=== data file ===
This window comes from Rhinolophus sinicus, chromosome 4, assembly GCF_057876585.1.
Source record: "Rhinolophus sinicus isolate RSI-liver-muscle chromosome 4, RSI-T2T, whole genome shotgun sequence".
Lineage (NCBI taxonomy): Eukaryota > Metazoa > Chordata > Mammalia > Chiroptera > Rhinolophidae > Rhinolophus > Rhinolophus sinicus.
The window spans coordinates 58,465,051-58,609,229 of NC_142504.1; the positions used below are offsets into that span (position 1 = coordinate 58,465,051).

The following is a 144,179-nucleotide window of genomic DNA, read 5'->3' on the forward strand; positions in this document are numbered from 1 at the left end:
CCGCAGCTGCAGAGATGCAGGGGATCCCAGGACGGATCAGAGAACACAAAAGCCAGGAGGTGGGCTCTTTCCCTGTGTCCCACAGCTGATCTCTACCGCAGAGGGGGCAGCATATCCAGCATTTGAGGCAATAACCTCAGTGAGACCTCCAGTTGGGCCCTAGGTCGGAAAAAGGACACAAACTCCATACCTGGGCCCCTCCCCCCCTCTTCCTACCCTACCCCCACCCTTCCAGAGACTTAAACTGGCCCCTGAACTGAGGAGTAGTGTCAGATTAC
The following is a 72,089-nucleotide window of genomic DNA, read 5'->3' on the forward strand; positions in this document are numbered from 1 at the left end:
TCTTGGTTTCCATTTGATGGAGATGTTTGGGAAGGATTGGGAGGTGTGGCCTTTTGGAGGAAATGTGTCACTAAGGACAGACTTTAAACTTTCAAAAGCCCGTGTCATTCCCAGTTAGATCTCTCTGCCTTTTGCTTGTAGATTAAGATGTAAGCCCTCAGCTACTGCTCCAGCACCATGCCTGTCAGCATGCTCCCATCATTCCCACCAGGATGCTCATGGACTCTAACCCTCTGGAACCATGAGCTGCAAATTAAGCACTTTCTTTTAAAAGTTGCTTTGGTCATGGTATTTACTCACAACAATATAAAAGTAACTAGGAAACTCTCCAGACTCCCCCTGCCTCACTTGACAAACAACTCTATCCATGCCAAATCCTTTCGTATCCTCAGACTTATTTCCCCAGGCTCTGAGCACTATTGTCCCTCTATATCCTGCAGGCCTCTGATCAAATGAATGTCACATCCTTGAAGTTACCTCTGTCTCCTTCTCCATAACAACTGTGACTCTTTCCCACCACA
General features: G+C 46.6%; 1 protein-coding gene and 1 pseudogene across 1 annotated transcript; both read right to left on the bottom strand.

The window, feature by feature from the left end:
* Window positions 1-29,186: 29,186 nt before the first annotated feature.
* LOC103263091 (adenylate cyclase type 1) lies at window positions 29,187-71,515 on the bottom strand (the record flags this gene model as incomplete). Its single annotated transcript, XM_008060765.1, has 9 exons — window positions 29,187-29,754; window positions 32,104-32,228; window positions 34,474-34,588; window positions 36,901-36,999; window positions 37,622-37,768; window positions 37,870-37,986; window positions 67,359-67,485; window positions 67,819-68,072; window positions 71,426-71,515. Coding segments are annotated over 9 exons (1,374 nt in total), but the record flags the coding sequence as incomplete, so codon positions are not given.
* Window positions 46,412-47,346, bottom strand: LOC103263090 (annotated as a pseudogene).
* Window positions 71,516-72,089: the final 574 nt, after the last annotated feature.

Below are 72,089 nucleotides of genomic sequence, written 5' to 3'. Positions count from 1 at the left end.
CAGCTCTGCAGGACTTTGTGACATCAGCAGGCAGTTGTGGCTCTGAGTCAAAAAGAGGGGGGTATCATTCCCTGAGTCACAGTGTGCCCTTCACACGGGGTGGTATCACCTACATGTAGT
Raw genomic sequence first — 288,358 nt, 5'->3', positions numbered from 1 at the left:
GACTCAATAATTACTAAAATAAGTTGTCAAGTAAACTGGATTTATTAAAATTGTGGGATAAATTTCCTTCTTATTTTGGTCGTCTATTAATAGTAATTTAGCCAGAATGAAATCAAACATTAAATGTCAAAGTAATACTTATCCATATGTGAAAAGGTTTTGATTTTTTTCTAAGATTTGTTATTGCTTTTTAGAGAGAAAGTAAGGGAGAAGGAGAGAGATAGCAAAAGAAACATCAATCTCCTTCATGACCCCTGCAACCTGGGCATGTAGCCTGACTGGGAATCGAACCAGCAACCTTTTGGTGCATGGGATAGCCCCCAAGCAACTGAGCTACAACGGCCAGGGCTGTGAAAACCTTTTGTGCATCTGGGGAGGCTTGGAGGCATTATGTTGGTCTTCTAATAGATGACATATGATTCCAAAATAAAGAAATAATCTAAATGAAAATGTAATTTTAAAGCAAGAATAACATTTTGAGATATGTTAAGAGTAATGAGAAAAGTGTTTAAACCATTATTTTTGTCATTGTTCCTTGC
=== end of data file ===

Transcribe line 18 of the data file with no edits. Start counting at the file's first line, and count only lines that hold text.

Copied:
GACTCAATAATTACTAAAATAAGTTGTCAAGTAAACTGGATTTATTAAAATTGTGGGATAAATTTCCTTCTTATTTTGGTCGTCTATTAATAGTAATTTAGCCAGAATGAAATCAAACATTAAATGTCAAAGTAATACTTATCCATATGTGAAAAGGTTTTGATTTTTTTCTAAGATTTGTTATTGCTTTTTAGAGAGAAAGTAAGGGAGAAGGAGAGAGATAGCAAAAGAAACATCAATCTCCTTCATGACCCCTGCAACCTGGGCATGTAGCCTGACTGGGAATCGAACCAGCAACCTTTTGGTGCATGGGATAGCCCCCAAGCAACTGAGCTACAACGGCCAGGGCTGTGAAAACCTTTTGTGCATCTGGGGAGGCTTGGAGGCATTATGTTGGTCTTCTAATAGATGACATATGATTCCAAAATAAAGAAATAATCTAAATGAAAATGTAATTTTAAAGCAAGAATAACATTTTGAGATATGTTAAGAGTAATGAGAAAAGTGTTTAAACCATTATTTTTGTCATTGTTCCTTGC